Sunday, October 23, 2011

New Network Dramas

The networks continue to struggle to adjust to modern audiences’ viewing habits and seem panicky and bewildered by sagging rating for their dramas.  I would suggest to them that they calm down and let some of these programs find their audiences.  There are some new dramas worth watching. 

PRIME SUSPECT (Thursdays, 9:00pm CST, NBC)

Dick Wolf is not involved in Prime Suspect but this new crime drama certainly has a Law & Order feel to it.  It has an honest grittiness to it that is hard to fake.  Maria Bello is absolutely terrific as the lead, Jane Timoney.  The detective is a tough, crusty, humorless cop who seems always to be trying to prove herself with her male counterparts and earn their respect.  She is a no-nonsense kind of gal and to her detriment, has little time for their boyish shenanigans.  All of this aside, she is a good cop and she works hard at her craft. 

This program has a lot of room for growth but we can see the possibilities.  Timoney’s fellow detectives offer some levity to her dead seriousness and they are willing to give their respect more quickly than she is to recognize it.  Prime Suspect is at its best following Timoney on her investigations and at its worst when she goes home to the recently divorced boyfriend and his young son.  Warm and fuzzies are not her strong suit and these scenes seem forced and awkward.  She is socially awkward enough at work but it is just downright painful at home.  With more episodes though, this area could work itself out.

I read comments and criticisms about Timoney’s signature hat and gum chewing (she’s trying to quit smoking).  Some find these distracting.  I say they add to her character, not distract from it.  Get over it and give this character and program a shot.  It is getting beat down in the ratings but it is better than the other two network shows it shares a timeslot with – CBS’ ever increasingly annoying The Mentalist and ABC’s barely medical soap opera Private Practice.  Do yourself a favor and give Prime Suspect a chance.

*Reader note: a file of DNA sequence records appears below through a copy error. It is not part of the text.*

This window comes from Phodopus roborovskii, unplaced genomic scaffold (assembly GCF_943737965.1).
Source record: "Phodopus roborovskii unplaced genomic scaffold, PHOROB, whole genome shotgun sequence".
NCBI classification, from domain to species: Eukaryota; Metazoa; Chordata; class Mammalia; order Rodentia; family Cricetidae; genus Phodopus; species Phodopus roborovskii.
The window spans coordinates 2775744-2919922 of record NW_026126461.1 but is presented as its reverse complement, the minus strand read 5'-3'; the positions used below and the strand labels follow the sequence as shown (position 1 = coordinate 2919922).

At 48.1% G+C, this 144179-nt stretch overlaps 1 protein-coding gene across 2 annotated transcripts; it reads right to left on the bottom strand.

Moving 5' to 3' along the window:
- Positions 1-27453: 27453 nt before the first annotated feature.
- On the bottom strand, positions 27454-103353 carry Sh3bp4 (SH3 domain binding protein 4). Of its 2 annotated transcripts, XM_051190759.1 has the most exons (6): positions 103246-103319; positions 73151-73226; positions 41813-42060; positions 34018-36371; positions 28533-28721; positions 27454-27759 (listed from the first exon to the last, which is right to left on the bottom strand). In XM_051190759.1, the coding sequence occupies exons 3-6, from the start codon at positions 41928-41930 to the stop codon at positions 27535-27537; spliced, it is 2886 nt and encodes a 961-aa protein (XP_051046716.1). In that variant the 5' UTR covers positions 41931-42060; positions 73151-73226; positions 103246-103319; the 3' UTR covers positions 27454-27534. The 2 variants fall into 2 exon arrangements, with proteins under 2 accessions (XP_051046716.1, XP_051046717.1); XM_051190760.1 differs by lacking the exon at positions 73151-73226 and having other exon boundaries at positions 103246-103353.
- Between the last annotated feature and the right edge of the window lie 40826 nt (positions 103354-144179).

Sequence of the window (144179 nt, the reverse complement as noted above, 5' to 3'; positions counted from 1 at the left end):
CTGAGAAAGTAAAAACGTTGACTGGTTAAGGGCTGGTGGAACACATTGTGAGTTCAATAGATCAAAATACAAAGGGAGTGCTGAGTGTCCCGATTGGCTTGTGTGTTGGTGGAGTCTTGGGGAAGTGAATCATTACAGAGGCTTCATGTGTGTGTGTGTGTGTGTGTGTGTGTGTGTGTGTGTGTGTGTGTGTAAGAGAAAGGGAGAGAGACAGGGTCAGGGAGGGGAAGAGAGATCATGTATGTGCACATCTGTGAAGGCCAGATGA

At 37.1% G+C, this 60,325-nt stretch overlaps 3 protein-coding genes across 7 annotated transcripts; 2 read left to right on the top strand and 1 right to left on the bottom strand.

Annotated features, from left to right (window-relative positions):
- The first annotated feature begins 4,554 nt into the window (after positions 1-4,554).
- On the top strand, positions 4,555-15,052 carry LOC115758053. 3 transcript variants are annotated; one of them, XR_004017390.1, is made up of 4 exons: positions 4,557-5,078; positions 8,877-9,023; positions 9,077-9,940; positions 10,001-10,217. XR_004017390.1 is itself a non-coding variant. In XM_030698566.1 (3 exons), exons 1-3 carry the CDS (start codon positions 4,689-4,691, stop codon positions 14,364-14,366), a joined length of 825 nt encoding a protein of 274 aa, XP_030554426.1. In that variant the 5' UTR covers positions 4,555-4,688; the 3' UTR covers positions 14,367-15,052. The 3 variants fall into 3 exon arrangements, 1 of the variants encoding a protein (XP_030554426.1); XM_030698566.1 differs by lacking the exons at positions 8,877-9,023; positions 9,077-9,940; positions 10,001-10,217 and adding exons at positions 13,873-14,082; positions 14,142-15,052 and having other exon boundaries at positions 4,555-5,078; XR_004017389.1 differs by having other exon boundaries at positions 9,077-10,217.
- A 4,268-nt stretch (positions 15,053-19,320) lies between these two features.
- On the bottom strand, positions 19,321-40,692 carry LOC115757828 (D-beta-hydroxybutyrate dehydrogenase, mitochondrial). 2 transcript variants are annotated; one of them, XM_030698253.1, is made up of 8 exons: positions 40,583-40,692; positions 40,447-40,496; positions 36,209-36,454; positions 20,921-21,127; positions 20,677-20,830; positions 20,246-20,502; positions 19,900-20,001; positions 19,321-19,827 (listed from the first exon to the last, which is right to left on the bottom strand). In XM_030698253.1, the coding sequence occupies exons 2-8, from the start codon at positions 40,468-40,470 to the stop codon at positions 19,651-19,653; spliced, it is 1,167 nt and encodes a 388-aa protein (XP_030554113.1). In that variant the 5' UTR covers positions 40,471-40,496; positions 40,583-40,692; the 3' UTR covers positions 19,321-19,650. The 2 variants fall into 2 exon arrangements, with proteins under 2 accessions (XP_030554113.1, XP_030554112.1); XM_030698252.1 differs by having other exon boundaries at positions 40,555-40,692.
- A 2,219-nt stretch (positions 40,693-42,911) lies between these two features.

PERSON OF INTEREST (Thursdays, 8:00pm CST, CBS)

A convoluted and inadequately explained premise is this show’s weakest attributes.  In a process too complicated for this space, Lost’s Michael Emerson get a name an episode from a Homeland Security super computer that has been flagged by the computer as a risk.  Either this person is going to commit a crime or is going to be a victim of a crime.  Former shadowy, Special Forces operative John Reese, played stoically by Jim Caviazel investigates each person and tries to foil whatever crime is in the works.

If you can not think too hard on the general premise and enjoy the road of investigation, you will enjoy this program.  It seems more a suspense thriller than a crime drama.  There is always more to the person they investigate than meets the eye and the reveals are made slowly, keeping out interest strong.  Twists and turns are certainly a big part of the stories and they keep us on our toes.

I will say there needs to be some humorous relief.  Both Emerson’s Harold Finch and Reese are characters shrouded in mystery and are at their best when we catch brief glimpses of emotion from our leads.  Neither character has any humor whatsoever so the tone is quite dour and could use a character to lighten the mood.  Otherwise, I have little to complain about with this thriller.  It keeps me intrigued each week and that is all I can ask.

UNFORGETTABLE (Tuesdays, 9:00pm CST, CBS)

First of all, hyperthymesia is a real condition.  Only a few people in the world can remember every little detail of their lives.  Carrie Wells, played by former Without a Trace star Poppy Montgomery, is a detective with the ultimate photographic memory.  The show does a great job of showing her remembering by an out-of-body process where she strolls through the scenes she has already lived, focusing on details she didn’t realize were important when she lived them the first time. 

I’ve always been a Montgomery fan.  She underplays her characters with a quiet innocence and humbleness I find charming.  The Aussie shares the lead with Dylan Walsh’s Al Burns, a former partner and lover.  Their chemistry seems unforced and subtle.  There is a little tension but it doesn’t overwhelm the scenes or characters.   A strong and interesting supporting cast does not distract.

The crime storylines so far have been vanilla and barely intriguing.  The writers need to blend in the memory gimmick with more interesting stories.  With a little work, Unforgettable could be a terrific show but its dull plots could relegate it to being absolutely forgettable and that would be a crime.

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